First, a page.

Joe Exotic from Netflix’s Tiger King has emerged as the unlikley style icon of the quarantine period, writes Paul McLauchlan.
THE peroxide blonde-mulleted and mustachioed zookeeper, tiger breeder, and convicted felon, is an unlikely figure but given the social media fascination with his larger-than-life character, and the escape it provides from a day of working from home, it is no wonder that his wardrobe offered viewers a respite from their own loungewear.
Joe’s outfits, in terrible taste, varied from sequin waistcoats, shirts with Western-inspired fringe detailing, bootcut jeans to park ranger uniforms - always styled with a baseball cap. For special occasions, such as his three-partner wedding ceremony, Joe favoured a hot-pink shirt and a black cowboy hat. For his music video ‘Carole Baskin Killed Her Husband’, he was bedecked in an all-black tuxedo with a clerical collar. A fringe jacket emblazoned with ‘tigers can take my employee’s arm, but they cannot take my style.’ No less. Nothing is left to chance, his clothing adds to his performance.
The docu-series, released in the early weeks of quarantine, is the intimate tale of Joseph Allen Maldonado-Passage, the owner of Oklahoma’s G.W. Zoo, and his employees. The show’s eight one-hour episodes portray a tightly-woven but chaotic narrative of a deeply interconnected network of characters such as Carole Baskin, owner of Big Cat Rescue, with a supporting cast of a cohort of journalists, animal traffickers, Las Vegas playboys, with an insight into Joe’s wild personal life, the murder-for-hire case that landed him in prison, and animal mistreatment, and with the occasional dismemberment of a staff member’s limb in a tiger-related incident.
The show is self-indulgent, it revels in its own twists and turns, from the compulsive targeted harassment and threatening videos to wild allegations and Joe Exotic’s accusations about Carole Baskin feeding her husband to tigers, and his eventual demise. The showrunners capture trashiness and gluttony in unfiltered displays of total madness. At its heart, Joe and his wardrobe, identifiable with the whole premise of the show.
“Who knew that when the world went into lockdown a style icon would emerge from somewhere in middle America, with more swag than your typical hypebeast or die hard fashionista. Well the world needed a hero and Joe Exotic unknowingly stepped up to the plate,” said Thom Scherdel, Menswear Buyer at Browns.
“The brilliance of his style is in his cluelessly confident approach matched only by his charisma.” Scherdel added, “I think Joe Exotic has shown us you can be bold with block colours, statement fuchsias, electric blues and boyband white all seem totally doable now. I hope to see people embrace the majesty in his madness of clothes, rather than anything else.”
But Joe’s wardrobe has long been fashion fodder. It dominated the recent spring/summer 2020 and autumn/winter 2020 runway shows. Animal print is a mainstay in collections from Versace and Dolce & Gabbana. Similarly, Joe’s streetwise spin on decadence has been rendered by Gucci for the past five years. There it looked more skilful.
Moreover, there are historical examples of men embracing Joe’s fabulosity dating back to the 17th century. Scherdel points to collections from Casablanca, Jacquemus, and Gucci as prime examples of labels that inject boldness into their collections, casting the conservative to the wayside. A designer that handles this so well, according to Scherdel, is the London-based Edward Crutchley.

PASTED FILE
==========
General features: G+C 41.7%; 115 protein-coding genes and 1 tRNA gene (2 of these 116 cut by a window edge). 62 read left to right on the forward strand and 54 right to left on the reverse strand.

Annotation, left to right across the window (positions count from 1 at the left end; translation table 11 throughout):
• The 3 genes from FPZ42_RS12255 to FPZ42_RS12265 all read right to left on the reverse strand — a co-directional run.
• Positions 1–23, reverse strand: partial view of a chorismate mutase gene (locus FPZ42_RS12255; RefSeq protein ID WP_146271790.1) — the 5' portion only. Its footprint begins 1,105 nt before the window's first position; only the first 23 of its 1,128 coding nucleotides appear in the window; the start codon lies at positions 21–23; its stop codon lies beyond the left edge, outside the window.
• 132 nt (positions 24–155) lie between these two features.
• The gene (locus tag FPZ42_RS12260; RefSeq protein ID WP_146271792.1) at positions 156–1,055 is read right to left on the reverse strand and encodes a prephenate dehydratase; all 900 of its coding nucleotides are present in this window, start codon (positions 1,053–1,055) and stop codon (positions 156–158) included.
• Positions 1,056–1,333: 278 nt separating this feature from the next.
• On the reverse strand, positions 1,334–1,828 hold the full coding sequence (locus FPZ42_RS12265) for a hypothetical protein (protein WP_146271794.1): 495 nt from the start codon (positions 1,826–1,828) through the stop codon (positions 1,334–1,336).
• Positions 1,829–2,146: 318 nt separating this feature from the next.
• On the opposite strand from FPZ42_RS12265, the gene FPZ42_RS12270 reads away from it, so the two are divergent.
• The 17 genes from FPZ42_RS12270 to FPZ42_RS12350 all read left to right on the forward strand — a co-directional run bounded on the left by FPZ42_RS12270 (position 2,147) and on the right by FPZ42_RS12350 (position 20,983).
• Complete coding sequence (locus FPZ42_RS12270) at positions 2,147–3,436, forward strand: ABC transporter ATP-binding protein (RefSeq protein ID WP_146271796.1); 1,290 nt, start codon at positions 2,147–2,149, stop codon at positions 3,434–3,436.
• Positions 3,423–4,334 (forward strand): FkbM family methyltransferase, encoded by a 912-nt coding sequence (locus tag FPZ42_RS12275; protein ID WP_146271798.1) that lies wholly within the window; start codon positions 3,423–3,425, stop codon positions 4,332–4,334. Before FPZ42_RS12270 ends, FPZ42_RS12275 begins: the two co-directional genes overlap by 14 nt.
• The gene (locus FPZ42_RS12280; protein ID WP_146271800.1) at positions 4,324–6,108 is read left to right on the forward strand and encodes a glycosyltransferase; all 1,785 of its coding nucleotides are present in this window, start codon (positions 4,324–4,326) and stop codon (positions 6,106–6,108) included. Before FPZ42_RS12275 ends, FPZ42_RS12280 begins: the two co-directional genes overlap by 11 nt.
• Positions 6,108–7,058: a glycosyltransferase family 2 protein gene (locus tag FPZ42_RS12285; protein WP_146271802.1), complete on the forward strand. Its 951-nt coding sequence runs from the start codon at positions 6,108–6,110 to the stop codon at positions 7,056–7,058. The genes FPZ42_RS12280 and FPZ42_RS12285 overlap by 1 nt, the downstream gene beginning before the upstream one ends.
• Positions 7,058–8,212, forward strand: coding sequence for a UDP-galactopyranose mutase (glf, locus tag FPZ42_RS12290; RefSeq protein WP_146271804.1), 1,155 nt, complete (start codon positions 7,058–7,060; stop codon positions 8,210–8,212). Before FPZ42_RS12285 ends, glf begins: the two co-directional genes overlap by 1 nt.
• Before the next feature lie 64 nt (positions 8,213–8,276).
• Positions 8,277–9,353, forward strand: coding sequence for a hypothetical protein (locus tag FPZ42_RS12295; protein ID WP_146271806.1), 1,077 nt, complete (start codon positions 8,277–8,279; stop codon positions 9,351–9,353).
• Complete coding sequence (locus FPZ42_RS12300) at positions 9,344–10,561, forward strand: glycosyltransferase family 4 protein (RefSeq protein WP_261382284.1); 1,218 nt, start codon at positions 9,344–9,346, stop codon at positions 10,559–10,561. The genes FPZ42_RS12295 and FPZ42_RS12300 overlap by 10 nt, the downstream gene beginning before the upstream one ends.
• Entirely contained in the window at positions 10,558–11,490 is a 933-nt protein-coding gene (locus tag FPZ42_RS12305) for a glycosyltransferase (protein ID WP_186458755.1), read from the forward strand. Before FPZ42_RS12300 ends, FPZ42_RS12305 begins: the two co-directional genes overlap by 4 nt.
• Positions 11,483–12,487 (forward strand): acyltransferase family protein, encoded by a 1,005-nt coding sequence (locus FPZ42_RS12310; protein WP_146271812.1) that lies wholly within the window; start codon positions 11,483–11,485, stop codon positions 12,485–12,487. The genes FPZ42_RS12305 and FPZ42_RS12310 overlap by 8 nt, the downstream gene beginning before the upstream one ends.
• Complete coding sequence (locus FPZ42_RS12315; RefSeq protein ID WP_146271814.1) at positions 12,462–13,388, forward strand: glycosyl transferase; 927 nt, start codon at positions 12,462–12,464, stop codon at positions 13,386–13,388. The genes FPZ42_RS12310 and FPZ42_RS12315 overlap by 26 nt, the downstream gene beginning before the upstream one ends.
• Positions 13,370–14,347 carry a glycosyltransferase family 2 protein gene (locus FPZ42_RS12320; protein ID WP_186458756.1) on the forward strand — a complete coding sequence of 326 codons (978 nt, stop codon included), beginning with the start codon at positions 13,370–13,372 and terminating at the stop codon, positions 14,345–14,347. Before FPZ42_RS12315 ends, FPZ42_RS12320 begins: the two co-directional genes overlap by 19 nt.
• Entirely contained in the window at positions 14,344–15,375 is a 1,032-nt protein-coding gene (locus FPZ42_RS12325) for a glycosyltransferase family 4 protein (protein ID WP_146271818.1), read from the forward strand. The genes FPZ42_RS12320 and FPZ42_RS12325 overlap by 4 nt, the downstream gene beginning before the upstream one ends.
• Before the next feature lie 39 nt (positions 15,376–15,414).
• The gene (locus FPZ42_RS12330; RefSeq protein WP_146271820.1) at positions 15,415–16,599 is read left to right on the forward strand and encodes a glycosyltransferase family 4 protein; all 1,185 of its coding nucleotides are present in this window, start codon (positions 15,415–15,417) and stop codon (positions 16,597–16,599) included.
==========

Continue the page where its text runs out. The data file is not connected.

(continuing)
Crutchley men’s clothes are a sign of the times: they’re motivated by finding beauty, celebrating fabrics and patterns, oftentimes spinning a louche verve with relaxed fits, luxurious fabrics, and finished with daring clashes of print. He doesn’t shy away from pageantry, like Joe Exotic, with clothes that can almost seem excessive or sensory overload but, unlike Joe Exotic, are grounded in a subtle sophistication.
About his designs, Crutchley said, “they celebrate what they are and I hope by doing that make the wearer happier and able to celebrate themselves.”
“Of course we can look back the fabulosity of the 17th and 18th century but there are much more recent examples we can perhaps relate to more directly," said Crutchley, referencing 1970s colour-block tailoring with huge flared trousers, or the showiness of the 1980s power suit with pastel graphic clashing with banker stripe shirts and jazzy braces.
“All of these point to a long history of experimentation in menswear with an undercurrent of flamboyance and ‘extraness’.”
It is no wonder that from collections like Dries van Noten, where you can find a slim-fit leopard print shirt with a clashing floral print chest panel, or Prada, where there are vintage-style bootcut jeans, flamboyance is on full view.
The style of the 1970s and 1980s is a departure from office-wear and loungewear, but its welcome wildness is distilled to function easily in men’s lives.
Joe Exotic lived and breathed extraness in his public life and it’s why he’s not exactly an unlikely style icon. In fact, he’s the one we deserve. Society is obsessed with the outrageous aspects of celebrity culture but, more so, the unadulterated narcissism of celebrities and the unimaginable lives they lead.
In one episode, Joe says, “people don’t come to see the tigers; they come to see me.” Audiences are gripped by the magnetic extravagance of his persona, from his actions down to his fringed-trimmed jackets and spangled waistcoats.
But while the murky underworld of the big cat enterprise in America and the crass individuals that inhabit G.W. Zoo or Big Cat Rescue represent the cult of personality, using clothing to further sensationalise already sensational lives, the rest of us can introduce the “majesty in his madness” as a means of brightening up a pair of blue jeans or otherwise plain outfit. On a simplistic level, then your wardrobe is nearly as thrilling as the twists and turns in Tiger King.